I know this thread has kind of died but I wanted to share some thoughts.
I said in my earlier post that Dylan has a great off switch. But he's also not what I would consider a high drive dog. He's got that "out of sight, out of mind" kind of personality. When I put his toy away he doesn't give it a second thought. He just goes and lies down somewhere, being still in mind and body is easy for him. Turning him on and keeping him on (especially if he doesn't think there is a threat) is a tad tricky - unless live prey is involved.
Cairo, on the other hand, is definitely a high drive dog...like pass up food in favor of a tug/ball/decoy/stick/etc. He has remained on a tug when another dog charged and bit him. He will search for a toy that I have thrown into a field with grass taller than him until he locates it...and then he wants to play tug.
I would actually go so far as to say that this dog has very little to no personality outside of his drives.
Now if I were to force Cairo to be out in the house and lay down and be still; to be still despite pent up energy...does that really create an off switch? He would have to put a lot of effort into laying still and staying still, and that's just his body. His mind would not stop. This wound-up and "obsessive" behavior is not a matter of compliance for Cairo, it's simply how he is wired. I think that to claim that this level of drive and a dog's inability or difficulty containing that drive is an obedience issue is oversimplifying it.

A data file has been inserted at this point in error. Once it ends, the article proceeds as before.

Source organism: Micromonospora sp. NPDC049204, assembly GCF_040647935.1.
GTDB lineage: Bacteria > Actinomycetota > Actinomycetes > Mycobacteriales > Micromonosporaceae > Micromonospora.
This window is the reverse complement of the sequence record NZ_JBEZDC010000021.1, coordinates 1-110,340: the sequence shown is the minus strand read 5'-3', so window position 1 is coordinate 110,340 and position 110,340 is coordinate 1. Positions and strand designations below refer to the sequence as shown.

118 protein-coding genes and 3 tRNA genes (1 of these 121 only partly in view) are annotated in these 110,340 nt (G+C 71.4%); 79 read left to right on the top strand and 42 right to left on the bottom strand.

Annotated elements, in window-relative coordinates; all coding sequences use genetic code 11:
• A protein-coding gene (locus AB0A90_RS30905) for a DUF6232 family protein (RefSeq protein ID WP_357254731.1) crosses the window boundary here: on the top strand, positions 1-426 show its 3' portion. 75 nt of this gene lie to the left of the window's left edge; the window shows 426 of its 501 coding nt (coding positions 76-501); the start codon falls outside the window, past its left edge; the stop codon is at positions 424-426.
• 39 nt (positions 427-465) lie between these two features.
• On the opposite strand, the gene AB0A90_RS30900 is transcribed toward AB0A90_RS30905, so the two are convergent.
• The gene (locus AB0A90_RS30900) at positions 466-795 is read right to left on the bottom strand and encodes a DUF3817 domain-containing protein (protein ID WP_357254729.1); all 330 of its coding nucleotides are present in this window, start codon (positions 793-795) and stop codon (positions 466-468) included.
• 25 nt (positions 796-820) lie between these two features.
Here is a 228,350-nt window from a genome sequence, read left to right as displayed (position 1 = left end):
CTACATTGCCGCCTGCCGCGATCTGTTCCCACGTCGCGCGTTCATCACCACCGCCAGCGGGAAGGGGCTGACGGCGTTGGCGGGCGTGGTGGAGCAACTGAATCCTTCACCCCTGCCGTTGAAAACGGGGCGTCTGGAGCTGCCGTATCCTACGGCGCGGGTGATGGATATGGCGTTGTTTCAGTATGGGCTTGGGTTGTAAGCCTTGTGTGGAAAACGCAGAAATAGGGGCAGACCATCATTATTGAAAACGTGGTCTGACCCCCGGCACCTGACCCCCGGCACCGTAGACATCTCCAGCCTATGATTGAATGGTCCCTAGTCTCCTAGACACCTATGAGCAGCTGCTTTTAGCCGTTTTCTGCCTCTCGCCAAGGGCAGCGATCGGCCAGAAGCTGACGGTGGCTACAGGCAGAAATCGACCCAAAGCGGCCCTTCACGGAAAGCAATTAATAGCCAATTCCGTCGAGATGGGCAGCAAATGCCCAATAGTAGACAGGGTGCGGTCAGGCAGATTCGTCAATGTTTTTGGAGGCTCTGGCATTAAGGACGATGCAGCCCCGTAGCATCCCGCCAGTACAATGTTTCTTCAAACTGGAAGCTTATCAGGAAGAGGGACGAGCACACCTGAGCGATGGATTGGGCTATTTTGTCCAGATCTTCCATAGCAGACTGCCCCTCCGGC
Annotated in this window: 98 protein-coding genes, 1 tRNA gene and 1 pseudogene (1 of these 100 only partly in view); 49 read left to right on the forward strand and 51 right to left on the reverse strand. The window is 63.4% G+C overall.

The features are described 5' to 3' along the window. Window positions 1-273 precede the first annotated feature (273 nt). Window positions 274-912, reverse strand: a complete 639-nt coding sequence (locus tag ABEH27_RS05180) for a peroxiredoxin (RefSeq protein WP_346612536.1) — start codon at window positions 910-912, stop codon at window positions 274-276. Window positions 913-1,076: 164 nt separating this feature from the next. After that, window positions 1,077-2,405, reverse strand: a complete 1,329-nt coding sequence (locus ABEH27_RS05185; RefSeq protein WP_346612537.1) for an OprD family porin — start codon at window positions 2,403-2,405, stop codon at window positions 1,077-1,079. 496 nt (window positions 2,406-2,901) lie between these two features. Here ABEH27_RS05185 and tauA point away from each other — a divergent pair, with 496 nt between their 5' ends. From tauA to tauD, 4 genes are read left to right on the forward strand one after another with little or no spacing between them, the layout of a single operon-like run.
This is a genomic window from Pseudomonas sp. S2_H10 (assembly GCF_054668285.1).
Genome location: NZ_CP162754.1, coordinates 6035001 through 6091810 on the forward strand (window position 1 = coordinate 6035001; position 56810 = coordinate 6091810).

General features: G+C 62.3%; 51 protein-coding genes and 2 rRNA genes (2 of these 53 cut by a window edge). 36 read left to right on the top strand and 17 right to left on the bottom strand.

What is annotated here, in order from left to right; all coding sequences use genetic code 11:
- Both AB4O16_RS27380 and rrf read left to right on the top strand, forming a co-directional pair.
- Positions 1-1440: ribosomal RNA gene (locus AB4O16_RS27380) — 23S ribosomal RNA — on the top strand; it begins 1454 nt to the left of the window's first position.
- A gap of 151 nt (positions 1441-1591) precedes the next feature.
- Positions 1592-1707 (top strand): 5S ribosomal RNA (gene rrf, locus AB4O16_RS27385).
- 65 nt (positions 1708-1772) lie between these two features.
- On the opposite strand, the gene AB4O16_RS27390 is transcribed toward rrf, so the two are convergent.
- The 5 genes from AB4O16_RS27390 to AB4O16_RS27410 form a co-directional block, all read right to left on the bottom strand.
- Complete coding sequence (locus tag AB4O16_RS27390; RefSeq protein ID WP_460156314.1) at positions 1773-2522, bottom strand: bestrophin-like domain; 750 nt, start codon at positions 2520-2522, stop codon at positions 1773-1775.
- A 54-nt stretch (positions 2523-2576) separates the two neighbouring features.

It would be quite possible for me to train Cairo to lay down in the house. But it would be nothing more than an extended down/stay. And Cairo would not turn "off" in order to complete the behavior...he would be staring a hole through my head as he thought about the reward that was sure to come (ball/tug). He would not be relaxed and his drive certainly would not be turned "off".